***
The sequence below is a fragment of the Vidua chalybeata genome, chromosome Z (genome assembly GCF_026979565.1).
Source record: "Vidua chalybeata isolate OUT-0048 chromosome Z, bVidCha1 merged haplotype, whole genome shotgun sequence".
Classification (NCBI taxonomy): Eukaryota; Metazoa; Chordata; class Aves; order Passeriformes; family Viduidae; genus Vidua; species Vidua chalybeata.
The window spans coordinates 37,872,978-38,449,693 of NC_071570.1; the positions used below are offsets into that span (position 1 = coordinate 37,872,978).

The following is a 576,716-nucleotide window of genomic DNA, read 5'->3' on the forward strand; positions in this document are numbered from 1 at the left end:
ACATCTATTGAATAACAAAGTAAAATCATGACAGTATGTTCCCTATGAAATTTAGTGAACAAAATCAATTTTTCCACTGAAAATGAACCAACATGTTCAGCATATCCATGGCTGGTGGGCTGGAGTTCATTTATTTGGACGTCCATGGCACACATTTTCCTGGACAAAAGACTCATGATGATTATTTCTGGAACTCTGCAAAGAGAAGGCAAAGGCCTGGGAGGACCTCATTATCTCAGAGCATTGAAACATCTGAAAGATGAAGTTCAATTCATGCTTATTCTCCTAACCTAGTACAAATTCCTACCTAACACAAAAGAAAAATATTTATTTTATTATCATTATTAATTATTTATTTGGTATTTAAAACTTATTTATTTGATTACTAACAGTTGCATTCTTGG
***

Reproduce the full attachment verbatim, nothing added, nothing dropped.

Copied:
The sequence below is a fragment of the Vidua chalybeata genome, chromosome Z (genome assembly GCF_026979565.1).
Source record: "Vidua chalybeata isolate OUT-0048 chromosome Z, bVidCha1 merged haplotype, whole genome shotgun sequence".
Classification (NCBI taxonomy): Eukaryota; Metazoa; Chordata; class Aves; order Passeriformes; family Viduidae; genus Vidua; species Vidua chalybeata.
The window spans coordinates 37,872,978-38,449,693 of NC_071570.1; the positions used below are offsets into that span (position 1 = coordinate 37,872,978).

The following is a 576,716-nucleotide window of genomic DNA, read 5'->3' on the forward strand; positions in this document are numbered from 1 at the left end:
ACATCTATTGAATAACAAAGTAAAATCATGACAGTATGTTCCCTATGAAATTTAGTGAACAAAATCAATTTTTCCACTGAAAATGAACCAACATGTTCAGCATATCCATGGCTGGTGGGCTGGAGTTCATTTATTTGGACGTCCATGGCACACATTTTCCTGGACAAAAGACTCATGATGATTATTTCTGGAACTCTGCAAAGAGAAGGCAAAGGCCTGGGAGGACCTCATTATCTCAGAGCATTGAAACATCTGAAAGATGAAGTTCAATTCATGCTTATTCTCCTAACCTAGTACAAATTCCTACCTAACACAAAAGAAAAATATTTATTTTATTATCATTATTAATTATTTATTTGGTATTTAAAACTTATTTATTTGATTACTAACAGTTGCATTCTTGG